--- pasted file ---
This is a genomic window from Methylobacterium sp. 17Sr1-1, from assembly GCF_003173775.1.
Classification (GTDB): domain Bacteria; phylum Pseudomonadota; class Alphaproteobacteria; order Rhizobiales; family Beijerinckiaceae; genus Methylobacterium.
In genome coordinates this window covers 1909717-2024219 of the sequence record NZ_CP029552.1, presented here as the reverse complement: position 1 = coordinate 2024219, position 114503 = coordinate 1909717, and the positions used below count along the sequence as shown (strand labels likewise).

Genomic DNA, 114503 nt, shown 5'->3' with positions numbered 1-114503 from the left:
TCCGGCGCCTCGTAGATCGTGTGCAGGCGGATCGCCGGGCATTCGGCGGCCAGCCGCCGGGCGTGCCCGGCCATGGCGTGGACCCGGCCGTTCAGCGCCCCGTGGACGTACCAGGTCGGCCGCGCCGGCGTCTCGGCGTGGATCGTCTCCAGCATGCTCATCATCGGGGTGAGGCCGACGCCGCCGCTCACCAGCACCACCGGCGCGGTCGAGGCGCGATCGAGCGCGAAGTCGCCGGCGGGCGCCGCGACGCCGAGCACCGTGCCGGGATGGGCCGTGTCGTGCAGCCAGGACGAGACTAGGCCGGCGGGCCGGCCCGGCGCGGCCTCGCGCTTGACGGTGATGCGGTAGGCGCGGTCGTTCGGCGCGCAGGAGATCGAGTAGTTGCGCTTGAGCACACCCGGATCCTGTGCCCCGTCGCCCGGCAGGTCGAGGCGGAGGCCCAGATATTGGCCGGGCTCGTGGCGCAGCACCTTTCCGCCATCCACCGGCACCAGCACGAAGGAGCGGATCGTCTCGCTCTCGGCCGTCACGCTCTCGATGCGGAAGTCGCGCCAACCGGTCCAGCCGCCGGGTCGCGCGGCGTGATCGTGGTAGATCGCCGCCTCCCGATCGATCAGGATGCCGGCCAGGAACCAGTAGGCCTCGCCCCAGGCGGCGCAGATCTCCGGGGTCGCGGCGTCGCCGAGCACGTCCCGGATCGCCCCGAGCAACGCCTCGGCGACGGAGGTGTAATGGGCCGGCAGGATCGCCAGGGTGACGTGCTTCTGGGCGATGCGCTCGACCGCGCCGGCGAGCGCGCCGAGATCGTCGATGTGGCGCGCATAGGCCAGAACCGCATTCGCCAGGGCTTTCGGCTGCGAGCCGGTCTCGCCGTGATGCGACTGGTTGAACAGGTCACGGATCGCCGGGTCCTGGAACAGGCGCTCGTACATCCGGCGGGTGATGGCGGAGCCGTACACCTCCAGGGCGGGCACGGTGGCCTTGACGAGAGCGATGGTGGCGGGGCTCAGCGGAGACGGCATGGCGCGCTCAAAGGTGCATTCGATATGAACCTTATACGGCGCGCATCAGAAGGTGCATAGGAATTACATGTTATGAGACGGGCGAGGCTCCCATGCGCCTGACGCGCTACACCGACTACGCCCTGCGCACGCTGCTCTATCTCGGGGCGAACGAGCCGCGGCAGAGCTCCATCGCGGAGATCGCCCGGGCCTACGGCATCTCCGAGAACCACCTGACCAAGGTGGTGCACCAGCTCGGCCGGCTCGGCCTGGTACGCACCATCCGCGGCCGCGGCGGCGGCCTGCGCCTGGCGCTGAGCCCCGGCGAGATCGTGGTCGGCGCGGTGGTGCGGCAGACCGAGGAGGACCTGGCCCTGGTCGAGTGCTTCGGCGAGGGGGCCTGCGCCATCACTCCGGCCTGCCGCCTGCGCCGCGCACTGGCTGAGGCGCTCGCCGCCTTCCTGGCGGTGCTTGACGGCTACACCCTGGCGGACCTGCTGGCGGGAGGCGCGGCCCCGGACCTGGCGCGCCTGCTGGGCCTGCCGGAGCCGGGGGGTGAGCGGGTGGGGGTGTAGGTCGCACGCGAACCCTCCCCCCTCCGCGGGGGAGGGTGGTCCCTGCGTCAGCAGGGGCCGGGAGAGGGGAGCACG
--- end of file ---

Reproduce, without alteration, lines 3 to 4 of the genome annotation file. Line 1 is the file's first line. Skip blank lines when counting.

In genome coordinates this window covers 1909717-2024219 of the sequence record NZ_CP029552.1, presented here as the reverse complement: position 1 = coordinate 2024219, position 114503 = coordinate 1909717, and the positions used below count along the sequence as shown (strand labels likewise).

Genomic DNA, 114503 nt, shown 5'->3' with positions numbered 1-114503 from the left: